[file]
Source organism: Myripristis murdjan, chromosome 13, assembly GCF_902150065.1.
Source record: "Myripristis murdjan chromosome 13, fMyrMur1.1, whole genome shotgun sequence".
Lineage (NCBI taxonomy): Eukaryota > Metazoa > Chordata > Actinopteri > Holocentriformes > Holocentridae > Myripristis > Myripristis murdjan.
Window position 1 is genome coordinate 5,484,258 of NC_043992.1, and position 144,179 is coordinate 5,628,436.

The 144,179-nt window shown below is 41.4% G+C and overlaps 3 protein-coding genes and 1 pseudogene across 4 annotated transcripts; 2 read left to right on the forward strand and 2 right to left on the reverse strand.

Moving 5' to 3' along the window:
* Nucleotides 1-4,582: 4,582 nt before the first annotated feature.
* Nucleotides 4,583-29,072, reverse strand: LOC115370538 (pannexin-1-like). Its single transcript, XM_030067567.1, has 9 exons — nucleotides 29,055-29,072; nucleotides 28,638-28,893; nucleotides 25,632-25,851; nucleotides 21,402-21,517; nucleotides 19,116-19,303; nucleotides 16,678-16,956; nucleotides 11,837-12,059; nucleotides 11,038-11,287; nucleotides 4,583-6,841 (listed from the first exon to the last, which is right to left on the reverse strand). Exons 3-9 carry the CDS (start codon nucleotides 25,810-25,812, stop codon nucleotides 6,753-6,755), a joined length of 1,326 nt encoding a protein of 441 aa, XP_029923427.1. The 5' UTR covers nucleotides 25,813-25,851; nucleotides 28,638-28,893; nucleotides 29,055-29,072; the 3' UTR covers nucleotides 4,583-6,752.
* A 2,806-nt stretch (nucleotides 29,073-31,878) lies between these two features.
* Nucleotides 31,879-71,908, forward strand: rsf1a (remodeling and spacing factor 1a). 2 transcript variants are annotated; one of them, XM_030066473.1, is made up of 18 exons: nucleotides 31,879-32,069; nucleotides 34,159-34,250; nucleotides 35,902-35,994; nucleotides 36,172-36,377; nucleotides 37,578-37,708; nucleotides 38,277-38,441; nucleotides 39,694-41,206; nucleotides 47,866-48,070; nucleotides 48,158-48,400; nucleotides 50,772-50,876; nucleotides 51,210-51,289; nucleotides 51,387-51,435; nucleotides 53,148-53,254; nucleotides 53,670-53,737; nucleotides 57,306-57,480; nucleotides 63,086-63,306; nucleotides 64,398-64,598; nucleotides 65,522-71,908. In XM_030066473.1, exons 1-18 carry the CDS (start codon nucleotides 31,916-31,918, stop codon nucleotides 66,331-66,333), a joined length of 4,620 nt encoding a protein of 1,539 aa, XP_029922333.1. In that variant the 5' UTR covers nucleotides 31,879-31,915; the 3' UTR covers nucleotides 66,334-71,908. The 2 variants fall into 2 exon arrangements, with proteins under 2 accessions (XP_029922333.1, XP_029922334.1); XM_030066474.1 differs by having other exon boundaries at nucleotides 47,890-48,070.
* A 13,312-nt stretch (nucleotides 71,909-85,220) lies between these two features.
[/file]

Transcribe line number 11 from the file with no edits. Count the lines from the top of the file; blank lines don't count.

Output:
* A 13,312-nt stretch (nucleotides 71,909-85,220) lies between these two features.